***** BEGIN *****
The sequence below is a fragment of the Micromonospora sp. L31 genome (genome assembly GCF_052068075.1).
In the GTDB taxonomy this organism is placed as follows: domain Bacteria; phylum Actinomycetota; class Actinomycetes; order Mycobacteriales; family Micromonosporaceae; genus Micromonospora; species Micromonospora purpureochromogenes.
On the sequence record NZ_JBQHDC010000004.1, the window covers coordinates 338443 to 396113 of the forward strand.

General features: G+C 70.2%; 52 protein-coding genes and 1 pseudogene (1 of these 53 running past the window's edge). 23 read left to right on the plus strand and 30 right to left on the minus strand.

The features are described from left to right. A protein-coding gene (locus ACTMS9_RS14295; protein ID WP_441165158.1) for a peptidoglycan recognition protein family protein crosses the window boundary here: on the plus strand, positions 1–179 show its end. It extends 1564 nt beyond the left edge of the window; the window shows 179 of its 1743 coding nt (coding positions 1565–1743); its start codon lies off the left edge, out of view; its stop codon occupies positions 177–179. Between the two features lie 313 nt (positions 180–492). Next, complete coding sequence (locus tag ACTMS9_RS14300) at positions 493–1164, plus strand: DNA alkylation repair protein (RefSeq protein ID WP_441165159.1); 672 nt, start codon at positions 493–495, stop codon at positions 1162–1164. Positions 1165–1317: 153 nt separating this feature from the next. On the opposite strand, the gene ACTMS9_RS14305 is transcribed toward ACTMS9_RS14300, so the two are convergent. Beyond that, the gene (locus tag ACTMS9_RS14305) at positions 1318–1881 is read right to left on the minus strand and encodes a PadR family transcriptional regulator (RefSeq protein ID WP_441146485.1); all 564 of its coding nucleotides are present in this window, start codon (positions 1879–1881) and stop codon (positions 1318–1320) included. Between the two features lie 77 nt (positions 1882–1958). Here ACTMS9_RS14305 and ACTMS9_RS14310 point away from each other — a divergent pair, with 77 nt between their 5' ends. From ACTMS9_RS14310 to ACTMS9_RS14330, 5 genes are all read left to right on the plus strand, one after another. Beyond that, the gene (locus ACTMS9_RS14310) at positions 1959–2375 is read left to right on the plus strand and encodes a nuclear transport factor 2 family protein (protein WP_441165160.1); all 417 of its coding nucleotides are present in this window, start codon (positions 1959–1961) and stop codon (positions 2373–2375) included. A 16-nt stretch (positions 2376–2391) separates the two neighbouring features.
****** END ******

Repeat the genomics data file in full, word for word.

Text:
The sequence below is a fragment of the Micromonospora sp. L31 genome (genome assembly GCF_052068075.1).
In the GTDB taxonomy this organism is placed as follows: domain Bacteria; phylum Actinomycetota; class Actinomycetes; order Mycobacteriales; family Micromonosporaceae; genus Micromonospora; species Micromonospora purpureochromogenes.
On the sequence record NZ_JBQHDC010000004.1, the window covers coordinates 338443 to 396113 of the forward strand.

General features: G+C 70.2%; 52 protein-coding genes and 1 pseudogene (1 of these 53 running past the window's edge). 23 read left to right on the plus strand and 30 right to left on the minus strand.

The features are described from left to right. A protein-coding gene (locus ACTMS9_RS14295; protein ID WP_441165158.1) for a peptidoglycan recognition protein family protein crosses the window boundary here: on the plus strand, positions 1–179 show its end. It extends 1564 nt beyond the left edge of the window; the window shows 179 of its 1743 coding nt (coding positions 1565–1743); its start codon lies off the left edge, out of view; its stop codon occupies positions 177–179. Between the two features lie 313 nt (positions 180–492). Next, complete coding sequence (locus tag ACTMS9_RS14300) at positions 493–1164, plus strand: DNA alkylation repair protein (RefSeq protein ID WP_441165159.1); 672 nt, start codon at positions 493–495, stop codon at positions 1162–1164. Positions 1165–1317: 153 nt separating this feature from the next. On the opposite strand, the gene ACTMS9_RS14305 is transcribed toward ACTMS9_RS14300, so the two are convergent. Beyond that, the gene (locus tag ACTMS9_RS14305) at positions 1318–1881 is read right to left on the minus strand and encodes a PadR family transcriptional regulator (RefSeq protein ID WP_441146485.1); all 564 of its coding nucleotides are present in this window, start codon (positions 1879–1881) and stop codon (positions 1318–1320) included. Between the two features lie 77 nt (positions 1882–1958). Here ACTMS9_RS14305 and ACTMS9_RS14310 point away from each other — a divergent pair, with 77 nt between their 5' ends. From ACTMS9_RS14310 to ACTMS9_RS14330, 5 genes are all read left to right on the plus strand, one after another. Beyond that, the gene (locus ACTMS9_RS14310) at positions 1959–2375 is read left to right on the plus strand and encodes a nuclear transport factor 2 family protein (protein WP_441165160.1); all 417 of its coding nucleotides are present in this window, start codon (positions 1959–1961) and stop codon (positions 2373–2375) included. A 16-nt stretch (positions 2376–2391) separates the two neighbouring features.